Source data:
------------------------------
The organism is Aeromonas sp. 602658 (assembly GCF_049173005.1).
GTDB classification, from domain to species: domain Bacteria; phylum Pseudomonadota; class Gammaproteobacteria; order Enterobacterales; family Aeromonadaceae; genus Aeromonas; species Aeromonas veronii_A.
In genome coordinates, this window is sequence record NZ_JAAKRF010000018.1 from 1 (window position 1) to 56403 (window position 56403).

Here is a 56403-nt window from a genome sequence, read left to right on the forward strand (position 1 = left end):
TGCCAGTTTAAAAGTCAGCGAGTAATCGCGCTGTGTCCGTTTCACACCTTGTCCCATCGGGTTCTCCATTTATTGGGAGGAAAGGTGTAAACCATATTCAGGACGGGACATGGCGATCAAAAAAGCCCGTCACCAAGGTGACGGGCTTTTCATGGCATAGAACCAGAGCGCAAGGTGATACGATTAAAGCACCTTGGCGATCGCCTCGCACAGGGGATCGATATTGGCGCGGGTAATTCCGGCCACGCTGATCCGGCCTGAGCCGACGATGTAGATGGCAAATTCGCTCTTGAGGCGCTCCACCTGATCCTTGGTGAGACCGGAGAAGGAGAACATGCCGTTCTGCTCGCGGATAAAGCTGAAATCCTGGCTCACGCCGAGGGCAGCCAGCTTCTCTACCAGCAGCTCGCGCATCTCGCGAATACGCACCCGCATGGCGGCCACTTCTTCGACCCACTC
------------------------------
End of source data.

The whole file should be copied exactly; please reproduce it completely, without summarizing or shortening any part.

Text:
The organism is Aeromonas sp. 602658 (assembly GCF_049173005.1).
GTDB classification, from domain to species: domain Bacteria; phylum Pseudomonadota; class Gammaproteobacteria; order Enterobacterales; family Aeromonadaceae; genus Aeromonas; species Aeromonas veronii_A.
In genome coordinates, this window is sequence record NZ_JAAKRF010000018.1 from 1 (window position 1) to 56403 (window position 56403).

Here is a 56403-nt window from a genome sequence, read left to right on the forward strand (position 1 = left end):
TGCCAGTTTAAAAGTCAGCGAGTAATCGCGCTGTGTCCGTTTCACACCTTGTCCCATCGGGTTCTCCATTTATTGGGAGGAAAGGTGTAAACCATATTCAGGACGGGACATGGCGATCAAAAAAGCCCGTCACCAAGGTGACGGGCTTTTCATGGCATAGAACCAGAGCGCAAGGTGATACGATTAAAGCACCTTGGCGATCGCCTCGCACAGGGGATCGATATTGGCGCGGGTAATTCCGGCCACGCTGATCCGGCCTGAGCCGACGATGTAGATGGCAAATTCGCTCTTGAGGCGCTCCACCTGATCCTTGGTGAGACCGGAGAAGGAGAACATGCCGTTCTGCTCGCGGATAAAGCTGAAATCCTGGCTCACGCCGAGGGCAGCCAGCTTCTCTACCAGCAGCTCGCGCATCTCGCGAATACGCACCCGCATGGCGGCCACTTCTTCGACCCACTC